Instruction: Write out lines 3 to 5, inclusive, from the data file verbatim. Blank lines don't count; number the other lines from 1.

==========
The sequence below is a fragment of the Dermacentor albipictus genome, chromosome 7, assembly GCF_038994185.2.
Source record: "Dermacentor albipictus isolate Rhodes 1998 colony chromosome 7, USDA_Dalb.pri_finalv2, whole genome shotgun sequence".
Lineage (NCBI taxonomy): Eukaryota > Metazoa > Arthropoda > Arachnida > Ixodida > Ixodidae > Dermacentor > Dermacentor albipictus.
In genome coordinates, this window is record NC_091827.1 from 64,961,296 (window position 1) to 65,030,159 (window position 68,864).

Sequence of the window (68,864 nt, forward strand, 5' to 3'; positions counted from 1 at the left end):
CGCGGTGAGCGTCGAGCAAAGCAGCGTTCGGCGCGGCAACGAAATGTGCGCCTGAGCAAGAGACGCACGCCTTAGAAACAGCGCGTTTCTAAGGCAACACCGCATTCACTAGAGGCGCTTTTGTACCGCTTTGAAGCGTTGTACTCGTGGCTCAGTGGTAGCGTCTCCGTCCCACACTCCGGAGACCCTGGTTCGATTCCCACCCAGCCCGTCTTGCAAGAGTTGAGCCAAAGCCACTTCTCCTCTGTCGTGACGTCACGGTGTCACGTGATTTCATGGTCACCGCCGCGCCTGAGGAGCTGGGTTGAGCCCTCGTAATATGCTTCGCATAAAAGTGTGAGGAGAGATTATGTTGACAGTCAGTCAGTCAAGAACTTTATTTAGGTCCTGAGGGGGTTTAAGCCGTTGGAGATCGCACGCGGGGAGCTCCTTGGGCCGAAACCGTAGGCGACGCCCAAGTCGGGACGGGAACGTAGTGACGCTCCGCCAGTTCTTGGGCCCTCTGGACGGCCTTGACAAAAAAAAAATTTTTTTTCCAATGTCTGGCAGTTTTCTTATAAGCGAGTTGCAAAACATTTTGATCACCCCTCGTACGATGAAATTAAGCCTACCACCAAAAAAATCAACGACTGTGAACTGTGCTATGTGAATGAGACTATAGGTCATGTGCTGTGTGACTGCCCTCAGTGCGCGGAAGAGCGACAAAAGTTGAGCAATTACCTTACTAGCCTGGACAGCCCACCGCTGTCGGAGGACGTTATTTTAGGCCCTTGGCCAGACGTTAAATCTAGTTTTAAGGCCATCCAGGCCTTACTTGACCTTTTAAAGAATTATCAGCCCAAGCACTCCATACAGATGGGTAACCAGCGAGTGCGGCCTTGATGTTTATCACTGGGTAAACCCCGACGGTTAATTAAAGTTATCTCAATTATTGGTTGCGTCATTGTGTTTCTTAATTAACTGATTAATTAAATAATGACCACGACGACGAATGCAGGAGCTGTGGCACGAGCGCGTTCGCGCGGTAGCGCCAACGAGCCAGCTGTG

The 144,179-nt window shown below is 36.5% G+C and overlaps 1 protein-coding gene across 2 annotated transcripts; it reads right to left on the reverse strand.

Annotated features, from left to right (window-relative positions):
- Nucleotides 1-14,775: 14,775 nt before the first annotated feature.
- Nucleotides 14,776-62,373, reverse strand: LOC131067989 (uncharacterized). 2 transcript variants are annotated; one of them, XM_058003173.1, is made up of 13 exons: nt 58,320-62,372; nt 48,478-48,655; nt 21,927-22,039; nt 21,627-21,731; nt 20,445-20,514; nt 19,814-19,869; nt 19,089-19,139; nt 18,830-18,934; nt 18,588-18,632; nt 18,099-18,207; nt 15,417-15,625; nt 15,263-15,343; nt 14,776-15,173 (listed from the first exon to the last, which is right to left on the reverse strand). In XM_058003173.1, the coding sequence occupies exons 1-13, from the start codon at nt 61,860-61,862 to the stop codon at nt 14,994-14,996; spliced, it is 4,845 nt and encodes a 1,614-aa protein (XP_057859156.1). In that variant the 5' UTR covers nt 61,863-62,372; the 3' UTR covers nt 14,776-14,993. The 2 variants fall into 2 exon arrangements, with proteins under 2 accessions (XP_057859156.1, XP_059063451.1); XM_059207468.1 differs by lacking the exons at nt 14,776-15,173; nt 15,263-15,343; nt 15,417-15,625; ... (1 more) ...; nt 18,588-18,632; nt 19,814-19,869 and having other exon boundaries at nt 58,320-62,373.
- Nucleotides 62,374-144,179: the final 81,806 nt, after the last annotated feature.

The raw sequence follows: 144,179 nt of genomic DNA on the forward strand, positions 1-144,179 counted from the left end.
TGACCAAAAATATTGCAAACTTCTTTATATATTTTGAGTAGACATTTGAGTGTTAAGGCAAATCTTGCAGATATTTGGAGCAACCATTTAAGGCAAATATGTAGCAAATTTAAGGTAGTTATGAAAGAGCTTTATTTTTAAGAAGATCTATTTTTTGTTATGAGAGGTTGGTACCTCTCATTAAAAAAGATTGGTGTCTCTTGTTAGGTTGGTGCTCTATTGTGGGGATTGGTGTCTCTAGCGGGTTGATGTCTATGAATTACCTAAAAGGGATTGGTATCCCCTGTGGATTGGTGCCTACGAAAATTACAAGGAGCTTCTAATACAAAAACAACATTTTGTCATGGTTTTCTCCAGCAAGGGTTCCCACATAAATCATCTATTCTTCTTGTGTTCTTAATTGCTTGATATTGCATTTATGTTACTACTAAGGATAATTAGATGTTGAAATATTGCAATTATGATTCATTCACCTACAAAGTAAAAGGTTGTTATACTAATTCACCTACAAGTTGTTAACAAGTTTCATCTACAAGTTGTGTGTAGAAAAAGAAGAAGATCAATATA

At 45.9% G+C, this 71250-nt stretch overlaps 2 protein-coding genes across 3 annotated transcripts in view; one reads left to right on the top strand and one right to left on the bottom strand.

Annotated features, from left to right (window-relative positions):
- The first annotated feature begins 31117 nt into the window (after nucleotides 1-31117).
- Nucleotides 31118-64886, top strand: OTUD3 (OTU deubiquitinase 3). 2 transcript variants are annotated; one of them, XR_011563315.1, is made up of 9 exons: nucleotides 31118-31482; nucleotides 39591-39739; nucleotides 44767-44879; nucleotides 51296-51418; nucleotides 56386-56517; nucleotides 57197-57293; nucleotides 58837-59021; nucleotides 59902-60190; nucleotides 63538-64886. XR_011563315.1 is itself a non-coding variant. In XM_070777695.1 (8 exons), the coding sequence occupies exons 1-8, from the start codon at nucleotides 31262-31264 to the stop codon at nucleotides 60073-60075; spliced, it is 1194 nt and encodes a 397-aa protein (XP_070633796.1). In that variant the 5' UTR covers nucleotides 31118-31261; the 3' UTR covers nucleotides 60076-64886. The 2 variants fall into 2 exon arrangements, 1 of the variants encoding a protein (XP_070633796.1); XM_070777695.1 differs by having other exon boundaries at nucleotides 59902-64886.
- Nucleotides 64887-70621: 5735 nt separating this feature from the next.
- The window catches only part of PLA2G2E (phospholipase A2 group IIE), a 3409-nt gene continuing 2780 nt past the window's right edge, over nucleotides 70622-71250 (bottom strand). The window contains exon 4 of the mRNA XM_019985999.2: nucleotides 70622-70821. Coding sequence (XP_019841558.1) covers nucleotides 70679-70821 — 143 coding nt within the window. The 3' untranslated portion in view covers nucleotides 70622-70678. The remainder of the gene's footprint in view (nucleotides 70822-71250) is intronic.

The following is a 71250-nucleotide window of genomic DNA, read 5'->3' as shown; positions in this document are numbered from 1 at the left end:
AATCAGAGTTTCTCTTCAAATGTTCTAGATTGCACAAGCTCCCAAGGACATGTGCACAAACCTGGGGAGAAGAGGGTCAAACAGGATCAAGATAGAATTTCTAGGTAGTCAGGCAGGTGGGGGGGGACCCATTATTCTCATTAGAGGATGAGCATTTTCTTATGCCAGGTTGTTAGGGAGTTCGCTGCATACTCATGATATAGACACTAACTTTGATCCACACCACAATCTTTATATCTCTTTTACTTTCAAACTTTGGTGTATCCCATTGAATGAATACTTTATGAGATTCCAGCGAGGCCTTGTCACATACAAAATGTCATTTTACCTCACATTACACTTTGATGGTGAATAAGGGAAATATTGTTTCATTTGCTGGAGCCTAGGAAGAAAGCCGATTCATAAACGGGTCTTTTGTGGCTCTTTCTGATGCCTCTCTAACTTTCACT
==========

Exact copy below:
Lineage (NCBI taxonomy): Eukaryota > Metazoa > Arthropoda > Arachnida > Ixodida > Ixodidae > Dermacentor > Dermacentor albipictus.
In genome coordinates, this window is record NC_091827.1 from 64,961,296 (window position 1) to 65,030,159 (window position 68,864).

Sequence of the window (68,864 nt, forward strand, 5' to 3'; positions counted from 1 at the left end):